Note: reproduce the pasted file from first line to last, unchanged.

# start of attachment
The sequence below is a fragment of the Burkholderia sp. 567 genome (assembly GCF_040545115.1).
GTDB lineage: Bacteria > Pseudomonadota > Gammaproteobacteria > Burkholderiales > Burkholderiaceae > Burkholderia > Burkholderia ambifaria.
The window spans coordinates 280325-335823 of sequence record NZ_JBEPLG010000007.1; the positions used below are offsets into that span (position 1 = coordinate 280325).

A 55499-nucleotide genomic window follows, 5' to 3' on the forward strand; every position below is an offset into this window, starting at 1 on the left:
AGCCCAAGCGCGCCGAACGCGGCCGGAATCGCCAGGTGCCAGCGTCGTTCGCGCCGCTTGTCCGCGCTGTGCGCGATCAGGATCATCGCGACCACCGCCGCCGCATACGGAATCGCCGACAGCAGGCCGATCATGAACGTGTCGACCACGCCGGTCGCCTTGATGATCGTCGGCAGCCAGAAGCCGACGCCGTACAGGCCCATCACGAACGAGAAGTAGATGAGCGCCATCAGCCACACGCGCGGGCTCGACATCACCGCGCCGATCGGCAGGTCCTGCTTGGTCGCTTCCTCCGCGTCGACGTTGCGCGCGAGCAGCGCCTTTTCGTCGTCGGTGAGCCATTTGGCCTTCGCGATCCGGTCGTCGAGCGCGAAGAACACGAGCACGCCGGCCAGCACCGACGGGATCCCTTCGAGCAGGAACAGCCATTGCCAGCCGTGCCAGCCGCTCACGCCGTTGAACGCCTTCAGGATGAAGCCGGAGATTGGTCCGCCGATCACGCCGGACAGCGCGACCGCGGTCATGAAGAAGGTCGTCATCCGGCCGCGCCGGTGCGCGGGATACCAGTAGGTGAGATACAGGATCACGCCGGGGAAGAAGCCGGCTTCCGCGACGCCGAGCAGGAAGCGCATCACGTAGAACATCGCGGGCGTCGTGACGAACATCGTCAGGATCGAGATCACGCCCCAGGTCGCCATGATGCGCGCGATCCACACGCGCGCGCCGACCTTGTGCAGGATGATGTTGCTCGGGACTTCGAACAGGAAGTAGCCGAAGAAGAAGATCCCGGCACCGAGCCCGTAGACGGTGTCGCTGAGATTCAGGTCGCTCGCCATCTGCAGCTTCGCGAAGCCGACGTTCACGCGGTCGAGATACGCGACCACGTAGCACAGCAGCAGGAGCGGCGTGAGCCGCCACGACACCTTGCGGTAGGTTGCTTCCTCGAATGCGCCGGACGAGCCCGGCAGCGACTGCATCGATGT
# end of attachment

The sequence below is a fragment of the Burkholderia sp. 567 genome (assembly GCF_040545115.1).
GTDB lineage: Bacteria > Pseudomonadota > Gammaproteobacteria > Burkholderiales > Burkholderiaceae > Burkholderia > Burkholderia ambifaria.
The window spans coordinates 280325-335823 of sequence record NZ_JBEPLG010000007.1; the positions used below are offsets into that span (position 1 = coordinate 280325).

A 55499-nucleotide genomic window follows, 5' to 3' on the forward strand; every position below is an offset into this window, starting at 1 on the left:
AGCCCAAGCGCGCCGAACGCGGCCGGAATCGCCAGGTGCCAGCGTCGTTCGCGCCGCTTGTCCGCGCTGTGCGCGATCAGGATCATCGCGACCACCGCCGCCGCATACGGAATCGCCGACAGCAGGCCGATCATGAACGTGTCGACCACGCCGGTCGCCTTGATGATCGTCGGCAGCCAGAAGCCGACGCCGTACAGGCCCATCACGAACGAGAAGTAGATGAGCGCCATCAGCCACACGCGCGGGCTCGACATCACCGCGCCGATCGGCAGGTCCTGCTTGGTCGCTTCCTCCGCGTCGACGTTGCGCGCGAGCAGCGCCTTTTCGTCGTCGGTGAGCCATTTGGCCTTCGCGATCCGGTCGTCGAGCGCGAAGAACACGAGCACGCCGGCCAGCACCGACGGGATCCCTTCGAGCAGGAACAGCCATTGCCAGCCGTGCCAGCCGCTCACGCCGTTGAACGCCTTCAGGATGAAGCCGGAGATTGGTCCGCCGATCACGCCGGACAGCGCGACCGCGGTCATGAAGAAGGTCGTCATCCGGCCGCGCCGGTGCGCGGGATACCAGTAGGTGAGATACAGGATCACGCCGGGGAAGAAGCCGGCTTCCGCGACGCCGAGCAGGAAGCGCATCACGTAGAACATCGCGGGCGTCGTGACGAACATCGTCAGGATCGAGATCACGCCCCAGGTCGCCATGATGCGCGCGATCCACACGCGCGCGCCGACCTTGTGCAGGATGATGTTGCTCGGGACTTCGAACAGGAAGTAGCCGAAGAAGAAGATCCCGGCACCGAGCCCGTAGACGGTGTCGCTGAGATTCAGGTCGCTCGCCATCTGCAGCTTCGCGAAGCCGACGTTCACGCGGTCGAGATACGCGACCACGTAGCACAGCAGCAGGAGCGGCGTGAGCCGCCACGACACCTTGCGGTAGGTTGCTTCCTCGAATGCGCCGGACGAGCCCGGCAGCGACTGCATCGATGT